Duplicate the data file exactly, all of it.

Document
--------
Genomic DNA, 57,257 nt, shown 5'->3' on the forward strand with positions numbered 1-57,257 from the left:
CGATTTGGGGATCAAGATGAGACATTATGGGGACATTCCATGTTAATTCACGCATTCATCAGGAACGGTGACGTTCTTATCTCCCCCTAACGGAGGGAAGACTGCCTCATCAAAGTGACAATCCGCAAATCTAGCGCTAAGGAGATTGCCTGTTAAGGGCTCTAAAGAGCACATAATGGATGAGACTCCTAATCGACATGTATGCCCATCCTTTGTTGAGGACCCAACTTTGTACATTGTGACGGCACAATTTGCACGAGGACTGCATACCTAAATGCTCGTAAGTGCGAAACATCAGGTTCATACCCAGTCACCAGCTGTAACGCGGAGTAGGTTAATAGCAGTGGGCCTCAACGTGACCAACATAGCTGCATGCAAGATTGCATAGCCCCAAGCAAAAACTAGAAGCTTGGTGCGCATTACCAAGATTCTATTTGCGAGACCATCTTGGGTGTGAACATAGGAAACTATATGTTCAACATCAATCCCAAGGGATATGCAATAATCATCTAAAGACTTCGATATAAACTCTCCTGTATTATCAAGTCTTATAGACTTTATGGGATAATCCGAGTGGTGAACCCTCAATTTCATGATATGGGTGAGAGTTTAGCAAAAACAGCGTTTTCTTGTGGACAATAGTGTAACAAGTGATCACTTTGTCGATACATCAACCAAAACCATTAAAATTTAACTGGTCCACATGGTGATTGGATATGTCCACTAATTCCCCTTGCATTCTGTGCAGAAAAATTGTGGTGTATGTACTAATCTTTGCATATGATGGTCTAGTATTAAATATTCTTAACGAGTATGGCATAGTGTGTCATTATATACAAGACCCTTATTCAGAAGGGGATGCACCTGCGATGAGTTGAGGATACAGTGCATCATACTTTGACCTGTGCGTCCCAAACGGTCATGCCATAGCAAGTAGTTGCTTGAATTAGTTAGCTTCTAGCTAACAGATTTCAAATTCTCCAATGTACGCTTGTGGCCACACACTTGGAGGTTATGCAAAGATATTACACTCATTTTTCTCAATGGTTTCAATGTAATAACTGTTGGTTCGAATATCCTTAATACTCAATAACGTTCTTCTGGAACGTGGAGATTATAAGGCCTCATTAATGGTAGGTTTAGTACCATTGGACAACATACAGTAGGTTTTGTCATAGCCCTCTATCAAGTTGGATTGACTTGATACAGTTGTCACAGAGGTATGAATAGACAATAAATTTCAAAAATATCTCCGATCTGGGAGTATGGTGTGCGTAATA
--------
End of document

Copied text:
Genomic DNA, 57,257 nt, shown 5'->3' on the forward strand with positions numbered 1-57,257 from the left:
CGATTTGGGGATCAAGATGAGACATTATGGGGACATTCCATGTTAATTCACGCATTCATCAGGAACGGTGACGTTCTTATCTCCCCCTAACGGAGGGAAGACTGCCTCATCAAAGTGACAATCCGCAAATCTAGCGCTAAGGAGATTGCCTGTTAAGGGCTCTAAAGAGCACATAATGGATGAGACTCCTAATCGACATGTATGCCCATCCTTTGTTGAGGACCCAACTTTGTACATTGTGACGGCACAATTTGCACGAGGACTGCATACCTAAATGCTCGTAAGTGCGAAACATCAGGTTCATACCCAGTCACCAGCTGTAACGCGGAGTAGGTTAATAGCAGTGGGCCTCAACGTGACCAACATAGCTGCATGCAAGATTGCATAGCCCCAAGCAAAAACTAGAAGCTTGGTGCGCATTACCAAGATTCTATTTGCGAGACCATCTTGGGTGTGAACATAGGAAACTATATGTTCAACATCAATCCCAAGGGATATGCAATAATCATCTAAAGACTTCGATATAAACTCTCCTGTATTATCAAGTCTTATAGACTTTATGGGATAATCCGAGTGGTGAACCCTCAATTTCATGATATGGGTGAGAGTTTAGCAAAAACAGCGTTTTCTTGTGGACAATAGTGTAACAAGTGATCACTTTGTCGATACATCAACCAAAACCATTAAAATTTAACTGGTCCACATGGTGATTGGATATGTCCACTAATTCCCCTTGCATTCTGTGCAGAAAAATTGTGGTGTATGTACTAATCTTTGCATATGATGGTCTAGTATTAAATATTCTTAACGAGTATGGCATAGTGTGTCATTATATACAAGACCCTTATTCAGAAGGGGATGCACCTGCGATGAGTTGAGGATACAGTGCATCATACTTTGACCTGTGCGTCCCAAACGGTCATGCCATAGCAAGTAGTTGCTTGAATTAGTTAGCTTCTAGCTAACAGATTTCAAATTCTCCAATGTACGCTTGTGGCCACACACTTGGAGGTTATGCAAAGATATTACACTCATTTTTCTCAATGGTTTCAATGTAATAACTGTTGGTTCGAATATCCTTAATACTCAATAACGTTCTTCTGGAACGTGGAGATTATAAGGCCTCATTAATGGTAGGTTTAGTACCATTGGACAACATACAGTAGGTTTTGTCATAGCCCTCTATCAAGTTGGATTGACTTGATACAGTTGTCACAGAGGTATGAATAGACAATAAATTTCAAAAATATCTCCGATCTGGGAGTATGGTGTGCGTAATA